It wasn’t until after John’s death, it seems, that Herod heard reports of Jesus and his ministry.  And when he did, he got a creepy sense of déjà vu.

King Herod heard about this, for Jesus’ name had become well known.  Some were saying “John the Bptist has been raised from the dead, and that is why miraculous powers are at work in him.”

Others said, “He is Elijah.”

And still others claimed, “He is a prophet, like one of the prophets of long ago.”

But when Herod heard this, he said, “John, the man I beheaded, has been raised from the dead!”  (Mark 6:14-16)


Shortly after this, Jesus left Galilee to teach in the regions of Tyre and Sidon, to the north of Galilee, and swung around through the territories ruled by Philip.  This might well have been to stay under Herod’s radar.  The text doesn’t specifically say this.  But the Gospels do say that a couple members of Herod’s household became followers of Jesus, including Joanna, the wife of Herod’s major-domo, Cuza.  (Luke 8:3)

But later still, on an occasion when Jesus was passing through Perea, some Pharisees come to Jesus with some concern-trollish advice:  “Leave this place and go somewhere else.  Herod wants to kill you.”  Perhaps they’re afraid he’ll stir up trouble.  Perhaps they were genuinely concerned about him; although he and the Pharisees were often at odds, his teachings were not entirely incompatible with their own, and they were not always hostile to him.  Or perhaps they just wanted to get him out of their town.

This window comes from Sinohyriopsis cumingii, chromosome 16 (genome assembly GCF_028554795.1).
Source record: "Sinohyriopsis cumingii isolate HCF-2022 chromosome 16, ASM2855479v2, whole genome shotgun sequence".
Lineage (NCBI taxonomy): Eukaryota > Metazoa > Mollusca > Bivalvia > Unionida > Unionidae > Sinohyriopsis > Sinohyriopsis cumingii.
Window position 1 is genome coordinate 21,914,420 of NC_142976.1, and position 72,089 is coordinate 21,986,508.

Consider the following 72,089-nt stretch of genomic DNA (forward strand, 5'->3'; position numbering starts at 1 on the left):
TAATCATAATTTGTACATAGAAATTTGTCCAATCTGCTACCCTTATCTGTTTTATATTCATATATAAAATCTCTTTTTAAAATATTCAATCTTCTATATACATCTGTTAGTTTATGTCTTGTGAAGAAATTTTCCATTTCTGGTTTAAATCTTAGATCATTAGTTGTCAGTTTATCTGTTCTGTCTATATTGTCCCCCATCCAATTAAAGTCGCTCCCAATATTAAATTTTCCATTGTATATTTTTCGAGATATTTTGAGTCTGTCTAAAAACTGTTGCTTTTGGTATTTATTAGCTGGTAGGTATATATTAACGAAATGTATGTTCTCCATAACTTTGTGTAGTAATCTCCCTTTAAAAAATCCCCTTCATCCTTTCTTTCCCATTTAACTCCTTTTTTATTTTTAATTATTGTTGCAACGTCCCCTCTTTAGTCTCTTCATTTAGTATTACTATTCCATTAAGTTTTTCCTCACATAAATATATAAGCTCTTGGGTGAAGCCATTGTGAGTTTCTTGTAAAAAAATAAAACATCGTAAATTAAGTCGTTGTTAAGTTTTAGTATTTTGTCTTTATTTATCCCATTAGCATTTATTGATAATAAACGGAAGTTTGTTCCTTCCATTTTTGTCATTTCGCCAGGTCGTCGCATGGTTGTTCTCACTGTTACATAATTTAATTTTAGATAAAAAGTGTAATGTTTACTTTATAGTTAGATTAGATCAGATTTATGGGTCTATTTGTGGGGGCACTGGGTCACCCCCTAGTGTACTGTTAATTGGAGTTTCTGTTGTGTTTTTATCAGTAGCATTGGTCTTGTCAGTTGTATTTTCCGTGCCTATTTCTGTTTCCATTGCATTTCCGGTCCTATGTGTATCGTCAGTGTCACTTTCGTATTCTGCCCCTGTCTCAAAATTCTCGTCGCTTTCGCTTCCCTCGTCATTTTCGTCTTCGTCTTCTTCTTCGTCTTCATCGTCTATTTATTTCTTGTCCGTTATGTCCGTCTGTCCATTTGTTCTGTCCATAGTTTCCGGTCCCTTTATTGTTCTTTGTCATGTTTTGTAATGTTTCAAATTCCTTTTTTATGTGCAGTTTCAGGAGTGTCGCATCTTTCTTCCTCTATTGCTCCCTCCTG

He replied, “Go tell that fox, ‘I will drive out demons and heal people today and tomorrow, and on the third day I will reach my goal.’  In any case I must keep going today and tomorrow and the next day – for surely no prophet can die outside Jerusalem!”  (Luke 13:32-33)

Herod has other things to worry about anyway.  One constant concern with him was his position as Tetrarch.  His brother Archelaus didn’t last long as King of Judea, and was yanked by Caesar for his incompetence.  Antipas lobbied hard to replace him, but instead the Emperor installed a series of Roman administrators to govern the province.  The best-known of these was a guy named Pontius Pilate, who actually held the position for a fairly long term, considering some of the problems he faced.

From the accounts of Pilate’s administration found in Josephus and Philo of Alexandria, we get the impression that every time Pilate faced a crisis, Herod Antipas would fire off a letter to Rome to let the Emperor know and to suggest that someone else ought to be put in charge of Judea.  Someone whose name begins with the letter “H”

Herod might have been pretty thoroughly Romanized, but he still made a point of going up to Jerusalem for the High Holidays.  Which is why he happened to be in town one particular Passover. He was probably as surprised as anybody when Jesus showed up on his doorstep with an armed guard and a note from Herod’s rival, Pilate.